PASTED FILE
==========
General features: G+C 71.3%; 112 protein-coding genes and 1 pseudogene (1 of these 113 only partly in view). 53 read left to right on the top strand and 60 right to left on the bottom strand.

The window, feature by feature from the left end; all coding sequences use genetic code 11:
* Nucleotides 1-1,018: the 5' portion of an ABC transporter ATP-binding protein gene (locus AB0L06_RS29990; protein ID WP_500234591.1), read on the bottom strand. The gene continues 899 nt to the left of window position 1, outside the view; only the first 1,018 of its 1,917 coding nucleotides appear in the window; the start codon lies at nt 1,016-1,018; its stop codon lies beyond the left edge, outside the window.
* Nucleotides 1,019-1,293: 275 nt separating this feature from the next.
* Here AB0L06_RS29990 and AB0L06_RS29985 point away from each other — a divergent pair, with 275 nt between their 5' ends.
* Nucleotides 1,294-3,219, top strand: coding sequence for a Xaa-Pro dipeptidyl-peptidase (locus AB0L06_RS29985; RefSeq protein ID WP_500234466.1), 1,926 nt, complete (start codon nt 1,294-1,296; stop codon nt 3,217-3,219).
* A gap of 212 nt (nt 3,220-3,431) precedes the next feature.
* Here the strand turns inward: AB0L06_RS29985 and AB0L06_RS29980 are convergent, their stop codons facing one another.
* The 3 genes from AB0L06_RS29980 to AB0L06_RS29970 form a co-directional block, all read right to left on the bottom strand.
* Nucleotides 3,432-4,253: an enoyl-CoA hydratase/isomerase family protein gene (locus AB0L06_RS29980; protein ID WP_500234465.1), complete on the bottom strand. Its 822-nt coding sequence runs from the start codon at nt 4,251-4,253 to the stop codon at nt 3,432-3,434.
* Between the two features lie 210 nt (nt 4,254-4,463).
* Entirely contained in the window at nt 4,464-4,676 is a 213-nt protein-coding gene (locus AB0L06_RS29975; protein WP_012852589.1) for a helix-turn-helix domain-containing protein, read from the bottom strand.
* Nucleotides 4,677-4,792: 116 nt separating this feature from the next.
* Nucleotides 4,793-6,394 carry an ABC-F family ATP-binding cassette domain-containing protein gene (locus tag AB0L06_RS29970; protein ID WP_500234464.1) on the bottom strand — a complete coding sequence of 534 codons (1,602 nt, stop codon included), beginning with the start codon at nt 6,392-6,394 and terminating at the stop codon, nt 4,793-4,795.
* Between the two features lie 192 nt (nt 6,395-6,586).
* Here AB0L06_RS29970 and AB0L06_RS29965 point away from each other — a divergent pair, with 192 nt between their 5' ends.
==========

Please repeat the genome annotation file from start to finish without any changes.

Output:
General features: G+C 71.3%; 112 protein-coding genes and 1 pseudogene (1 of these 113 only partly in view). 53 read left to right on the top strand and 60 right to left on the bottom strand.

The window, feature by feature from the left end; all coding sequences use genetic code 11:
* Nucleotides 1-1,018: the 5' portion of an ABC transporter ATP-binding protein gene (locus AB0L06_RS29990; protein ID WP_500234591.1), read on the bottom strand. The gene continues 899 nt to the left of window position 1, outside the view; only the first 1,018 of its 1,917 coding nucleotides appear in the window; the start codon lies at nt 1,016-1,018; its stop codon lies beyond the left edge, outside the window.
* Nucleotides 1,019-1,293: 275 nt separating this feature from the next.
* Here AB0L06_RS29990 and AB0L06_RS29985 point away from each other — a divergent pair, with 275 nt between their 5' ends.
* Nucleotides 1,294-3,219, top strand: coding sequence for a Xaa-Pro dipeptidyl-peptidase (locus AB0L06_RS29985; RefSeq protein ID WP_500234466.1), 1,926 nt, complete (start codon nt 1,294-1,296; stop codon nt 3,217-3,219).
* A gap of 212 nt (nt 3,220-3,431) precedes the next feature.
* Here the strand turns inward: AB0L06_RS29985 and AB0L06_RS29980 are convergent, their stop codons facing one another.
* The 3 genes from AB0L06_RS29980 to AB0L06_RS29970 form a co-directional block, all read right to left on the bottom strand.
* Nucleotides 3,432-4,253: an enoyl-CoA hydratase/isomerase family protein gene (locus AB0L06_RS29980; protein ID WP_500234465.1), complete on the bottom strand. Its 822-nt coding sequence runs from the start codon at nt 4,251-4,253 to the stop codon at nt 3,432-3,434.
* Between the two features lie 210 nt (nt 4,254-4,463).
* Entirely contained in the window at nt 4,464-4,676 is a 213-nt protein-coding gene (locus AB0L06_RS29975; protein WP_012852589.1) for a helix-turn-helix domain-containing protein, read from the bottom strand.
* Nucleotides 4,677-4,792: 116 nt separating this feature from the next.
* Nucleotides 4,793-6,394 carry an ABC-F family ATP-binding cassette domain-containing protein gene (locus tag AB0L06_RS29970; protein ID WP_500234464.1) on the bottom strand — a complete coding sequence of 534 codons (1,602 nt, stop codon included), beginning with the start codon at nt 6,392-6,394 and terminating at the stop codon, nt 4,793-4,795.
* Between the two features lie 192 nt (nt 6,395-6,586).
* Here AB0L06_RS29970 and AB0L06_RS29965 point away from each other — a divergent pair, with 192 nt between their 5' ends.